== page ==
South Africa | Victoria Falls Stock Exchange: Zim's plan to lure back fleeing foreign investors

Zimbabwe on Friday launched its second stock exchange, which officials believe will shield investors from currency instability and exchange control risks.

The new stock exchange, which will be headquartered in the resort town of Victoria Falls, will trade in United States dollars in terms of clearing and settlement.

It comes at a time foreign investors are selling off Zimbabwe Stock Exchange (ZSE) listed stocks following years of limited access to foreign currency for repatriation of capital and dividends by foreign investors.

Between August and September, foreign investors had sold 80% of the shares that traded on the ZSE.

By value, the shares sold by foreign investors accounted for 75% of the Z$5.6 billion (R1.1 billion) turnover recorded during the period under review.

Foreign investors took advantage of the foreign currency auction trading system that was introduced in June this year, as a window to repatriate investments long trapped in the southern African country.

Since 2016, foreign investors struggled to remit capital, capital gains and dividends from Zimbabwe following a central bank directive for banks to prioritise certain transactions in all foreign payments.

While foreign portfolio investment on the ZSE were said to be a top priority by the central bank, fuel, electricity and food took the biggest chunk of the already limited foreign currency available, leaving foreign investors' funds trapped in banks or back into the equities market.

Some investors took advantage of the fungibility of Old Mutual and used it as a conduit to repatriate funds out of Zimbabwe. But authorities closed that window, too, by suspending fungibility of the stock and eventually kicking Old Mutual from the ZSE.

Before the introduction of the auction system at the end of June, foreign investors were not so keen to dispose their shares as access to foreign currency was very restricted.

In the six months to June 2020, share disposals by foreign investors accounted for only 25% of the ZSE turnover compared to 75% in the last two months.

Authorities now hope, the new bourse, Victoria Falls Stock Exchange (VFEX), will be able to lure back foreign investors.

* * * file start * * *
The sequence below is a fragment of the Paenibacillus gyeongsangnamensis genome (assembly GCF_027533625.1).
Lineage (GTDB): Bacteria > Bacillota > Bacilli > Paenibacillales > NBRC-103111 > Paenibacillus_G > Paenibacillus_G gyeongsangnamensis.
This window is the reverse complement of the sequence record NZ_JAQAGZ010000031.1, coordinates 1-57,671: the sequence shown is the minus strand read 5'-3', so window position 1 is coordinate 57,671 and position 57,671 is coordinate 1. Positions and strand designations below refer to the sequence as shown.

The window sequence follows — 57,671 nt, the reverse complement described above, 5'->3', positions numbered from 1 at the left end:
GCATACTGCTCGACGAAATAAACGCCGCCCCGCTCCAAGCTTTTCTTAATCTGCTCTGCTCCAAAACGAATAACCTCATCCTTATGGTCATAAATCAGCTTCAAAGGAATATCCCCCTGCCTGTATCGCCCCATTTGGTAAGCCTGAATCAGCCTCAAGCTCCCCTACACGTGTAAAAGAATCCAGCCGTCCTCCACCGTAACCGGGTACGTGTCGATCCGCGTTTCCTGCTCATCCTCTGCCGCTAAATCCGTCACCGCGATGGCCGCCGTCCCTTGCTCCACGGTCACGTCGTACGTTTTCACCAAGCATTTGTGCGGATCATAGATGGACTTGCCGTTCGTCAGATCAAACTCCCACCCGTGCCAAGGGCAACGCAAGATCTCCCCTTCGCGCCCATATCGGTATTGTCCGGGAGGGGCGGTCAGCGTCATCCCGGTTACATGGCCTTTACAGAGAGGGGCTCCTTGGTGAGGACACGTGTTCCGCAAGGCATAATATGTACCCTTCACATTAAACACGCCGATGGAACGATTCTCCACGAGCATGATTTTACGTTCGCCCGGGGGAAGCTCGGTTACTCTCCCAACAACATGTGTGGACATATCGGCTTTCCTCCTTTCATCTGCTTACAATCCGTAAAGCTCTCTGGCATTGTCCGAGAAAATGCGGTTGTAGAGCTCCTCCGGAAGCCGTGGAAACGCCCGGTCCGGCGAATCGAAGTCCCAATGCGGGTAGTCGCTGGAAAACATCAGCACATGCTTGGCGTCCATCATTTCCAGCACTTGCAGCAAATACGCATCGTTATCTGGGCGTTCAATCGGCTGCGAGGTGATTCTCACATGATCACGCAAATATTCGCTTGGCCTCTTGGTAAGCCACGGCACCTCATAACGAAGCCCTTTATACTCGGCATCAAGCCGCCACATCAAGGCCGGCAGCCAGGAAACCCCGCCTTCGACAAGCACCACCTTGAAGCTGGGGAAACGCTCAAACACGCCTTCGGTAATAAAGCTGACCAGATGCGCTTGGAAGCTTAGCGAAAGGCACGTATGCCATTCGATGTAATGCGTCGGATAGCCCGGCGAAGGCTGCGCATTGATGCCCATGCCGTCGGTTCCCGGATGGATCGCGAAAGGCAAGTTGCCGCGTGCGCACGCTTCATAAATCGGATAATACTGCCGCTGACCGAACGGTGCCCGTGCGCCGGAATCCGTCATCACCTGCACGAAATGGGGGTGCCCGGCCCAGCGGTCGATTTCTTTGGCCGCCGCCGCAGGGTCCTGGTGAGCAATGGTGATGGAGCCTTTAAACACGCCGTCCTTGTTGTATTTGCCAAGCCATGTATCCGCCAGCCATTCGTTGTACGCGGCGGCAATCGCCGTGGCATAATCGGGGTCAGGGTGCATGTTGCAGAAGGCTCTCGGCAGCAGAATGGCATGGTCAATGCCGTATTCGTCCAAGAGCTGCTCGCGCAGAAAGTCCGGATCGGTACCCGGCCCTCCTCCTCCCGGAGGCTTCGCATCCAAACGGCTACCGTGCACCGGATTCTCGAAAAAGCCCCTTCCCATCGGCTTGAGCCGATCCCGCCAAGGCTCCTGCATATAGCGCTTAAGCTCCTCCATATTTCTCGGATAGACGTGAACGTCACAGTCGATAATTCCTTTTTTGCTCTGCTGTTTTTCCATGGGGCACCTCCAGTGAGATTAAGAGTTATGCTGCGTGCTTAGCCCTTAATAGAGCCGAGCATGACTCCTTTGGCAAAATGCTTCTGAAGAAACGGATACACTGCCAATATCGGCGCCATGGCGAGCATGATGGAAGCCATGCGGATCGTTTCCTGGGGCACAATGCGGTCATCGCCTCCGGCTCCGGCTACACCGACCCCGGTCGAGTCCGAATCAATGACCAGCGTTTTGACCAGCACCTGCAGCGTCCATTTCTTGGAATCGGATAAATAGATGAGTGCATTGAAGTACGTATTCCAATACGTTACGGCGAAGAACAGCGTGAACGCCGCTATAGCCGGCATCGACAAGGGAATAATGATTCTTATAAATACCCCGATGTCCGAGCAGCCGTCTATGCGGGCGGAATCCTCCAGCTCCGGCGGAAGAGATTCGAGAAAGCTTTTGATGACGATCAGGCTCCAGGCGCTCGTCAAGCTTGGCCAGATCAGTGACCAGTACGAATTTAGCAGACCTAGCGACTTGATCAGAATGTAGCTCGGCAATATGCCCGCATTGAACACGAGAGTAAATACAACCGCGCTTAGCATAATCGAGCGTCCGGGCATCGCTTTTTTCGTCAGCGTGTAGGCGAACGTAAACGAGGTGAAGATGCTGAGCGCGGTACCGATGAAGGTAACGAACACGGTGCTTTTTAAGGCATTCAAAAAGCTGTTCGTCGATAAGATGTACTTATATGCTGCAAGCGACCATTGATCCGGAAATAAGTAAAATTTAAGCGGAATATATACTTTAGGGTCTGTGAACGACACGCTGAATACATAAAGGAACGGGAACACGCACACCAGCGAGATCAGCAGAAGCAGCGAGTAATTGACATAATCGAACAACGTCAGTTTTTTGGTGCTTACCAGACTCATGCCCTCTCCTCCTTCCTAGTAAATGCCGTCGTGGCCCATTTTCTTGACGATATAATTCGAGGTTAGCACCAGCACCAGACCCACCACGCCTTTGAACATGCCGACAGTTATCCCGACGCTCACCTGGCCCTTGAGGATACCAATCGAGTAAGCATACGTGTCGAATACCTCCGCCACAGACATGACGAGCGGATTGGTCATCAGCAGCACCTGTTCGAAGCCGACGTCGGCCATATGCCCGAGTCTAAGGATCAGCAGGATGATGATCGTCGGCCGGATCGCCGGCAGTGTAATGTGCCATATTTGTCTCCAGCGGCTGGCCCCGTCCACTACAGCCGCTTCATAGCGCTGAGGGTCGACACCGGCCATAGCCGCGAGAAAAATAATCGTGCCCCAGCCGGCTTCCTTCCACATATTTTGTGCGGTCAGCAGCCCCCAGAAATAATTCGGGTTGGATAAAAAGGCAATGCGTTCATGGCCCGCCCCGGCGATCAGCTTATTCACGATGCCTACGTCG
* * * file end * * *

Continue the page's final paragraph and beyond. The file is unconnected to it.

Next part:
VFEX targets foreign investors as well as global capital markets, especially the mining industry, according to Finance Minister Mthuli Ncube and chief executive Justin Bgoni.

"The Government of Zimbabwe is aware of the expectations from the International Community in terms of repatriation of investments, and one of the areas we believe will help us to restore investor confidence in our capital markets is the establishment of VFEX to kick start the Offshore Financial Services Centre in Zimbabwe. This will reduce foreign currency and settlement risk for our international investors," Ncube said at the launch. 

Statutory Instrument 196 of 2016 (SI 196 of 2020), which was issued by the Zimbabwe government, stipulates that non-resident companies may list on the VFEX provided that any capital raised by the company are from an offshore source.

Ncube and Bgoni told investors, back in September, that the VFEX is a way of dealing with the country's exchange and capital controls, which are perceived to be a stumbling block to attracting foreign direct investment.

While long-term plans are to have settlement for trading done offshore, through a technical partner in the form of an international bank or another stock exchange, the VFEX has in the meantime signed a Memorandum of Understanding with the Reserve Bank of Zimbabwe on Trade Settlement for Victoria Falls Stock Exchange.  

SI 196 of 2020 stipulates some of the rules and regulations that will govern listing and trading on the VFEX.

To shield investors from exchange control risk, section 8 of SI 196 of 2020 stipulates that all clearing and settlement of transactions on the VFEX shall be done by the VFEX either locally or offshore in terms of clearing and settlement rules to be approved by the Securities and Exchange Commission in consultation with the Reserve Bank of Zimbabwe.

Another section says any capital raised by a company listed on the VFEX can be held in an approved local or offshore account with an internationally recognised banking institution. 

Investors on the VFEX will also be exempted from paying tax on their capital gains, while withholding tax on dividends will be 5%, which is lower than the 10% on the ZSE.  

Transaction fees have also been reduced by 150 basis points on the selling side when compared with the ZSE.

Total transaction fees on the VFEX will be 2.124%, which is lower than the 4.136% charged on the ZSE.

There are high hopes that a platform like VFEX will be a conduit for portfolio investments as well as Foreign Direct Investments (FDI) into Zimbabwe.

"We want it to be a platform for trading securities in Africa in hard currency, we also want it to be a platform for companies that seek to go international and use exchange as a conduit," said Ncube back in September.

"As we know, some companies come into the rest of Africa through destinations such as Dubai, Mauritius and any other jurisdictions and tax havens. So, why not a Zimbabwean jurisdiction or Victoria Falls jurisdiction?" 

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